Recently someone asked me whether they thought it was fair for physicians to refuse to treat an unvaccinated child.
“Shouldn’t the pediatrician be even more inclined to care for the unvaccinated child? That is the child who is probably going to get the sickest, right?”
I’m not a pediatrician. But I can think of a few reasons why a reasonable physician might refuse to enter into a professional relationship with an anti-vaccine family. It’s not about trying to take parental choice and autonomy away. Its about protecting the majority of patients from being potentially exposed to a dangerous, even fatal, disease. Newborn infants, too young to be immunized, can be exposed to an ill unvaccinated child while in the pediatrician’s office. Physicians may, reasonably, not want to take the risk of exposing the most vulnerable patients to children who have purposely refused protection from vaccines.
It may also be because many physicians view the decision not to vaccinate as against medical advice. If you refuse to vaccinate your child, despite it being the best evidence-based choice to protect your child from disease, what other questionable medical decisions will you make? How can the physician best treat your child when there is such a lack of trust in the relationship? According to the American Academy of Pediatrics, the decision not to vaccinate should not be the sole reason for discharging a patient from a practice, but “when a substantial level of distrust develops, significant differences in the philosophy of care emerge, or poor quality of communication persists, the pediatrician may encourage the family to find another physician or practice.”
While I am not a pediatrician, I am an attorney. And for better or worse, I often think like an attorney — which in this day and age means I am often thinking of things that might result in a lawsuit. Aside from the medical reasons, might a physician have legal concerns about treating an unvaccinated child? What if the unvaccinated child exposes an infant — too young to be immunized — to a vaccine preventable disease because they are sharing a waiting room together? If the physician knows that there is an ill and unvaccinated child in the waiting room, potentially exposing other children to a vaccine-preventable disease, is it a breach of the physicians’ duty of care toward the exposed child?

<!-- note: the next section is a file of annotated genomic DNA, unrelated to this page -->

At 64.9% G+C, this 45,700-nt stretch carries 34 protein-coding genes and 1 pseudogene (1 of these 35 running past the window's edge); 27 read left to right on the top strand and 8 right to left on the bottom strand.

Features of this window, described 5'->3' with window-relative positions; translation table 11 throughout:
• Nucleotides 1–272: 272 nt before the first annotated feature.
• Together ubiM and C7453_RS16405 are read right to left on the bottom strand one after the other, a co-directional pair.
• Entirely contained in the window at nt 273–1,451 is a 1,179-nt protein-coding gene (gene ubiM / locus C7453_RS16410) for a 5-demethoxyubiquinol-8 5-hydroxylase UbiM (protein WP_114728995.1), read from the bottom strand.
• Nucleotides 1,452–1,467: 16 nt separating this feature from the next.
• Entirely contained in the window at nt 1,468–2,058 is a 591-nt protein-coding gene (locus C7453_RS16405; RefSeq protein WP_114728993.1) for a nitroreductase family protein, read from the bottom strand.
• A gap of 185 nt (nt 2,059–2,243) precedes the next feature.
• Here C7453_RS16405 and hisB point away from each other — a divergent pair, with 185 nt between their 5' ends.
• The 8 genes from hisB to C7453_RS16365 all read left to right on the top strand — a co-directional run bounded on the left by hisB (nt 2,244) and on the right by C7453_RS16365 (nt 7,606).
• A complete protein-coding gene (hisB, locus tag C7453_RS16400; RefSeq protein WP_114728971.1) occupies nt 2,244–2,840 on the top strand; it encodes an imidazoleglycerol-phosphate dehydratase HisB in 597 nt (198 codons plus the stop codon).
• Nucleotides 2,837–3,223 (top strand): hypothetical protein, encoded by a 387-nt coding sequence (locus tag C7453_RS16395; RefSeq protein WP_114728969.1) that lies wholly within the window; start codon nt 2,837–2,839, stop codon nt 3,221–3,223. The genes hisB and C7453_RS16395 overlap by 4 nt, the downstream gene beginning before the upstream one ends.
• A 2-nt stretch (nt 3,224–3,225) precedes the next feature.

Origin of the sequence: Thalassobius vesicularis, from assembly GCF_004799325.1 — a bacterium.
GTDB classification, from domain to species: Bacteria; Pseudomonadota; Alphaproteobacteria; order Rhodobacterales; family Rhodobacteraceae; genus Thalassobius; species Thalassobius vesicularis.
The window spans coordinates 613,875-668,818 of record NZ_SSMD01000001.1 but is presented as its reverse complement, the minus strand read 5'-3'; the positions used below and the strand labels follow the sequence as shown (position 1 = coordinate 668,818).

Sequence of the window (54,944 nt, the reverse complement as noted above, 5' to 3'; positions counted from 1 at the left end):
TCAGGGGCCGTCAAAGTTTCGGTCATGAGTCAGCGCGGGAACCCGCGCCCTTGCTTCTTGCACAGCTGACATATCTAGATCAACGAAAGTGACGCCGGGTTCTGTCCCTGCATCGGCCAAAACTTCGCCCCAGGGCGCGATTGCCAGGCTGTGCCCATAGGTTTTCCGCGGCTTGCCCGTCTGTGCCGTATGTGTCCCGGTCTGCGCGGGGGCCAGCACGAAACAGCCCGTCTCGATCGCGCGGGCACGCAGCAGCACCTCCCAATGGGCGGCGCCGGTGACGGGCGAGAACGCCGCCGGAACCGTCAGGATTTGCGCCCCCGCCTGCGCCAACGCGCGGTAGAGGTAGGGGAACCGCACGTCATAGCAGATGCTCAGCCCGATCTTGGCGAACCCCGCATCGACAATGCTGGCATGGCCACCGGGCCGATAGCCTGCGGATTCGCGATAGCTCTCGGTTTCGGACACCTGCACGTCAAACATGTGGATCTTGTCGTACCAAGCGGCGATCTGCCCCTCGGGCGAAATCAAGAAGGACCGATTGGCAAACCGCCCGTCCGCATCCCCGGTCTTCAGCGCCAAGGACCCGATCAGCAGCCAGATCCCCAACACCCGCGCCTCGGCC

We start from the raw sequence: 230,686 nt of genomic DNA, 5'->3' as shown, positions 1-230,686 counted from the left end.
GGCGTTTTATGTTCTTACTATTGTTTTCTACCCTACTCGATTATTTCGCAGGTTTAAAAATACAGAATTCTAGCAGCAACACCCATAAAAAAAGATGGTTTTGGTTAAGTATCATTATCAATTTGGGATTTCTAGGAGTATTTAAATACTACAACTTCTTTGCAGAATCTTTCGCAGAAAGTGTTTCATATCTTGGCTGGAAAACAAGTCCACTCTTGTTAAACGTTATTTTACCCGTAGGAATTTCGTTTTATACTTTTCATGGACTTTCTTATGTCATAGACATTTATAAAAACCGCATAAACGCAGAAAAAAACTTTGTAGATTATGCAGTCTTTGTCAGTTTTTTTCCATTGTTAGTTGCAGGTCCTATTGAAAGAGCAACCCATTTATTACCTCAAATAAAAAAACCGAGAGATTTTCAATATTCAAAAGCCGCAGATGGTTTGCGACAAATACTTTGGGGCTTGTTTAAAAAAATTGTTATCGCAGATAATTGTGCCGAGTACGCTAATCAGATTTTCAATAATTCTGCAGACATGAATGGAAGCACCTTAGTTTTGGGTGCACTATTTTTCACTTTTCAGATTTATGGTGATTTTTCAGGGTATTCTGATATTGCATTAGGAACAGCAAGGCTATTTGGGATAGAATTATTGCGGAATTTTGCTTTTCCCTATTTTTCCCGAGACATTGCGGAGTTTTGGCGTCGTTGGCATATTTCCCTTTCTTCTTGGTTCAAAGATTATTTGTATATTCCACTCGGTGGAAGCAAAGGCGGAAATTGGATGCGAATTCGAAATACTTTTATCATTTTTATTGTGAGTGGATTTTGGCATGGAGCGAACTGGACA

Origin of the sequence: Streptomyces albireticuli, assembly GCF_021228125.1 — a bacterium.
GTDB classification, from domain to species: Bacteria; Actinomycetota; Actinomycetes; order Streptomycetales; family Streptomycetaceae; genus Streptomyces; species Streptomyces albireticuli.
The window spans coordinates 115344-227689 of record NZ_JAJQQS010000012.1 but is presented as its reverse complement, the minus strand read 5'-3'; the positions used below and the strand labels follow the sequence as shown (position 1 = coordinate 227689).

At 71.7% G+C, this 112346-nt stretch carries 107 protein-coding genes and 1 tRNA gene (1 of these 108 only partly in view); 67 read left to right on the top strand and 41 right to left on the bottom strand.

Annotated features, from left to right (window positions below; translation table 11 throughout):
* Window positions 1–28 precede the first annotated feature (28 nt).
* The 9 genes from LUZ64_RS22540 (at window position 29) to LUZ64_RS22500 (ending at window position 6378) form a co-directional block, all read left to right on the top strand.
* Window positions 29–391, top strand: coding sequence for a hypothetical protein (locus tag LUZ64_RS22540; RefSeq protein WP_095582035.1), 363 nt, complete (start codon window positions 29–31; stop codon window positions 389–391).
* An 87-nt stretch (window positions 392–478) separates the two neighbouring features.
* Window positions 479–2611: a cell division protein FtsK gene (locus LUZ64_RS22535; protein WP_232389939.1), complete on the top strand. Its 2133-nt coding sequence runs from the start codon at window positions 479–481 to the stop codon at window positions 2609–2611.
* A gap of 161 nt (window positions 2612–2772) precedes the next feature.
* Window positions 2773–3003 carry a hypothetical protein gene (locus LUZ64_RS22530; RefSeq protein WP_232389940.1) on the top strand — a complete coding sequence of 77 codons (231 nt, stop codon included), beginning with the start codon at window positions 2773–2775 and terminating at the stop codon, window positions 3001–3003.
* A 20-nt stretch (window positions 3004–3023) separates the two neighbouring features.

Then there are the potential concerns about liability arising from the unvaccinated child herself. What if the physician agrees to continue in a relationship with an unvaccinated child and that child contracts a vaccine preventable disease and dies? Could the angry parents turn on the physician, alleging that the risks of not being vaccinated were not clearly presented and therefore the decision not to vaccinate was not based on informed consent?
Whether these types of lawsuits would prevail is questionable. But, does a pediatrician want to risk it? Is it really that unreasonable for a pediatrician to refuse a refuser? Maybe not.